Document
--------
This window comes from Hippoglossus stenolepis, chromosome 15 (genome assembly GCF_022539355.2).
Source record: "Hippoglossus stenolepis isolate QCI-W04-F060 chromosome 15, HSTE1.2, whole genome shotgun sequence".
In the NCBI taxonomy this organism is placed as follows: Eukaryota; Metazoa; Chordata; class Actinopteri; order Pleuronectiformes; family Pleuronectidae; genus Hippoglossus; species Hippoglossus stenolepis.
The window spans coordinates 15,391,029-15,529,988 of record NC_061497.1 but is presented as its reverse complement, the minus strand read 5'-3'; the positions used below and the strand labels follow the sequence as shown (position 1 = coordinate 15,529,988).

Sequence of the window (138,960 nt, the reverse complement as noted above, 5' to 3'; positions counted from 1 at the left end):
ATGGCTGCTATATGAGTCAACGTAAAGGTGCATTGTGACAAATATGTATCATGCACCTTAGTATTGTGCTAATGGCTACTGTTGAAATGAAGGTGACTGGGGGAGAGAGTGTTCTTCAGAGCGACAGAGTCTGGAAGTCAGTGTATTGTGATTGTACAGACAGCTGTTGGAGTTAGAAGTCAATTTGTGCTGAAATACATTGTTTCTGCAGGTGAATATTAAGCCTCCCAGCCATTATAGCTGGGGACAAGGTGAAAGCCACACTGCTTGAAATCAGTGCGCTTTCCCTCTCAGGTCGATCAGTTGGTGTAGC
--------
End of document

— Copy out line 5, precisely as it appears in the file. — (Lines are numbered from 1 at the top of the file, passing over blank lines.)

Sequence of the window (138,960 nt, the reverse complement as noted above, 5' to 3'; positions counted from 1 at the left end):